By Aryeh Bernstein
On May 19th, JCUA and the Trauma Care Coalition demonstrated tangible power in a packed town hall meeting in North Kenwood. The meeting focused on influencing the University of Chicago in implementing its Level-I Adult Trauma Center with transparency and accountability to the South Side community. The many passionate and informed voices in the room sent a clear message to the University of Chicago administrators present that the campaign is not over, that the community expects a voice in the structuring of the trauma center, and that it will act to ensure that voice is heeded.
Background about the Trauma Center Campaign
For the past year and a half, JCUA has been a full partner in the campaign to bring a Level-I Adult Trauma Center to the University of Chicago Medical Center (UCMC). For the past thirty years, there have been no Level- I Adult Trauma Centers on the South Side, and gunshot victims in the area have had no local options for emergency care. Since 2010, this campaign has been led by grassroots South Side organizations representing those most impacted by gun violence. Learn more about the campaign and the coalition members here.
Why this Town Hall Just Now
The Trauma Care Coalition has secured two significant victories in this past year. In December, The University of Chicago announced that after years of refusal, it will, indeed, build a Level-I Adult Trauma Center. In May, the Illinois Health Facilities and Services Review Board unanimously approved the University of Chicago’s application for a trauma center. On the heels of these victories, the coalition called this Town Hall to make sure that the trauma center will be developed with community members at the table and with a comprehensive approach to trauma care.
What Happened at the Town Hall
The Town Hall was introduced by Jawanza Malone, Executive Director of the Kenwood-Oakland Community Organization (KOCO), and Veronica Morris Moore, who led the campaign through the youth wing of Southside Together Organizing for Power (S.T.O.P.). Morris Moore framed the notion that a trauma center can and should provide services beyond enhanced emergency medical response to trauma. To flesh this out, we heard from a panel featuring UCMC nurse Adriana Sanchez, who lives in the Woodlawn community; Carol Reese, a member of Stroger Hospital’s Healing Hurt People (HHP) program; and Sheila Regan, staff member of CeaseFire Illinois. In response to data indicating that patients admitted to trauma centers as victims of violence are vulnerable to re-injury and return admission, HHP and CeaseFire operate violence prevention programs. HHP focuses on emotional health needs, PTSD, and chaplaincy services, while CeaseFire, staffed by residents of the communities whom they serve, works with trauma victims on alternatives to retaliation and other data-supported methods of violence reduction. HHP already works in UCMC’s Comer juvenile trauma center. The UCMC has not yet initiated any relationship with CeaseFire, which does work in four other trauma centers in Chicago, and which faces new challenges to its work since Governor Rauner cut off its state funding in March.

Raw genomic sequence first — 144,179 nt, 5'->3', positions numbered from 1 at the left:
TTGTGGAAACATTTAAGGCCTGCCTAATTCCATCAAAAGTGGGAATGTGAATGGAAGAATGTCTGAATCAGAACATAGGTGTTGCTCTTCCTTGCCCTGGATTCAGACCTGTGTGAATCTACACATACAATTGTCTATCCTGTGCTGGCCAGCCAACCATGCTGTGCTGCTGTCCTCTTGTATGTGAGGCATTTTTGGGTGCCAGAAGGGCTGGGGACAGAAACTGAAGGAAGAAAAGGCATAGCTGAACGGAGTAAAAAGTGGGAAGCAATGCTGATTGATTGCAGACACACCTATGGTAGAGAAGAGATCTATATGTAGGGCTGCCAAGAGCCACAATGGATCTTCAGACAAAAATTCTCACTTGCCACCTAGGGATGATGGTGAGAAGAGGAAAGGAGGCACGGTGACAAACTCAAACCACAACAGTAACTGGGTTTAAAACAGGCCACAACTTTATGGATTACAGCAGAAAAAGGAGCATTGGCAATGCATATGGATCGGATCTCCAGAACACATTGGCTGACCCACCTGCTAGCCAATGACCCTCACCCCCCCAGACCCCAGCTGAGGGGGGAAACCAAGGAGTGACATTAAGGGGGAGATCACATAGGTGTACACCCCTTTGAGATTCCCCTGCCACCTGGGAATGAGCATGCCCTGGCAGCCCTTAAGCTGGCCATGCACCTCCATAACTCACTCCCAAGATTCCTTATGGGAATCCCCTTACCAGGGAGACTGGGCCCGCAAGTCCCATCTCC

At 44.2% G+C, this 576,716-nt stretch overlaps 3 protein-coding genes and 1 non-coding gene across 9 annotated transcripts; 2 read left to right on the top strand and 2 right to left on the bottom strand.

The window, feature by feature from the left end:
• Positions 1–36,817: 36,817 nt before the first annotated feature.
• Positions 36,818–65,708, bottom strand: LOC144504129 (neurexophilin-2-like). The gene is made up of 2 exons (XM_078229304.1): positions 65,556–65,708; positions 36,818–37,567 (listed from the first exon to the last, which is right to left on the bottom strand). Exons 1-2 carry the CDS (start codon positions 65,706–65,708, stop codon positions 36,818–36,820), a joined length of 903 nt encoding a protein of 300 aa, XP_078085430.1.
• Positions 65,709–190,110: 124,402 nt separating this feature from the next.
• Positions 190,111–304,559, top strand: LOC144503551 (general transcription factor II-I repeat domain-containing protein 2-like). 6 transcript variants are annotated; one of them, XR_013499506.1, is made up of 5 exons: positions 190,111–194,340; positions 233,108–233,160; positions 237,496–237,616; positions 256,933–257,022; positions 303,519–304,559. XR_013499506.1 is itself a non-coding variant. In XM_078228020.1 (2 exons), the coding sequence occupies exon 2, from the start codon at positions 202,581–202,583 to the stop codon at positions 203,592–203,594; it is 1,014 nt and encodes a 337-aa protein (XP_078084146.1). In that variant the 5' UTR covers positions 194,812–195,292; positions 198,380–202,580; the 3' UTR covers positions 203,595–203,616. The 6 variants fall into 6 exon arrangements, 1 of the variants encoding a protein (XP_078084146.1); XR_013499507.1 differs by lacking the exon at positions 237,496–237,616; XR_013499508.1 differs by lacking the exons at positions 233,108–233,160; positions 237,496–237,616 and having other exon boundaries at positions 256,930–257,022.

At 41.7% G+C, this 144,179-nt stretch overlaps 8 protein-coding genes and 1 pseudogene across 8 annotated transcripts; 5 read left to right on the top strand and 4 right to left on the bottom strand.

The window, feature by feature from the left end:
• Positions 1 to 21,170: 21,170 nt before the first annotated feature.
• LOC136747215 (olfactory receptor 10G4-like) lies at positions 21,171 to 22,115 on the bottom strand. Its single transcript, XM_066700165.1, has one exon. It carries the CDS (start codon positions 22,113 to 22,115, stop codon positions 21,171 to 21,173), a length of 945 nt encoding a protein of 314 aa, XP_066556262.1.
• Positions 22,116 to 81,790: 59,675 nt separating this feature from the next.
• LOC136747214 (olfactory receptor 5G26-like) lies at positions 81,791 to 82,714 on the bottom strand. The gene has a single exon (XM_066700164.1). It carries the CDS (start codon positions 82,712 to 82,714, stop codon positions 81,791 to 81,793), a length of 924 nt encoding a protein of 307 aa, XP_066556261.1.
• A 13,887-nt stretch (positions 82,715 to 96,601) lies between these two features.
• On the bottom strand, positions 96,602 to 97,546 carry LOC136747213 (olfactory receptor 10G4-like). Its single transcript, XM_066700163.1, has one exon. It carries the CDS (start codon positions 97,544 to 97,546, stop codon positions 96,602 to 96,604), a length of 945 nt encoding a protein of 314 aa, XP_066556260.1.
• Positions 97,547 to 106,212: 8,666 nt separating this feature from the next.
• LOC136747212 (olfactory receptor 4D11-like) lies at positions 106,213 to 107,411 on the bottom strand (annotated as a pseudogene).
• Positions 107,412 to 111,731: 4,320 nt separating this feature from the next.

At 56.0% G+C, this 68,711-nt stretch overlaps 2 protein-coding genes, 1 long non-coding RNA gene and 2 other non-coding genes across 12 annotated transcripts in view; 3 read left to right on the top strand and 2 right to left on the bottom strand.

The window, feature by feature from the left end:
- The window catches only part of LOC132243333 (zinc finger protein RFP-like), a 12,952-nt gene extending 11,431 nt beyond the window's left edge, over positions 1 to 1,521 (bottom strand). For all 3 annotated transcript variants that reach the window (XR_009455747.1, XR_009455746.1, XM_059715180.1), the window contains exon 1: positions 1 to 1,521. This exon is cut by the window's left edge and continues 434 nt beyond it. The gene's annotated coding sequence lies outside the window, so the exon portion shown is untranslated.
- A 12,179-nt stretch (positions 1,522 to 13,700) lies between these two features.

After the panel, town hall attendees broke into working groups to collect community input. Prominent themes included: the importance of filling staff positions with Black residents of the local neighborhoods; parking affordability; ensuring that the first and most prominent people encountered in the trauma center are social work, mental health, and pastoral professionals, and not security personnel; and that the trauma center partner with organizations like HHP and CeaseFire on a comprehensive approach to trauma reduction – the kind of financial investment which would save the University of Chicago on more costly trauma care down the road.
There were over ninety participants, of all ages, from all the surrounding neighborhoods and elsewhere in the city, and from each coalition partner, including over a dozen JCUA members. University of Chicago had two representatives present: Cristal Thomas, University of Chicago Medicine Vice President for Community Health Engagement and Senior Adviser to the Vice President for Civic Engagement, and Leif Elsmo, Executive Director of the Office of Community & External Affairs. Ms. Thomas and Mr. Elsmo saw an engaged, knowledgeable, diverse, and well-organized community activated by the awareness that this trauma center is an existential, life-and-death issue for the community. They are a community poised to use its collective power to ensure that the U of C acts as a responsible neighbor in its implementation. As a JCUA member and as a Hyde Parker, I was proud to count myself in this community.
As a member of the Trauma Care Coalition, JCUA continues to organize for a community advisory board an significant investment in wraparound social services as part of the University of Chicago’s recent commitment to a Level I Adult Trauma Center. For more information about the campaign, visit our website.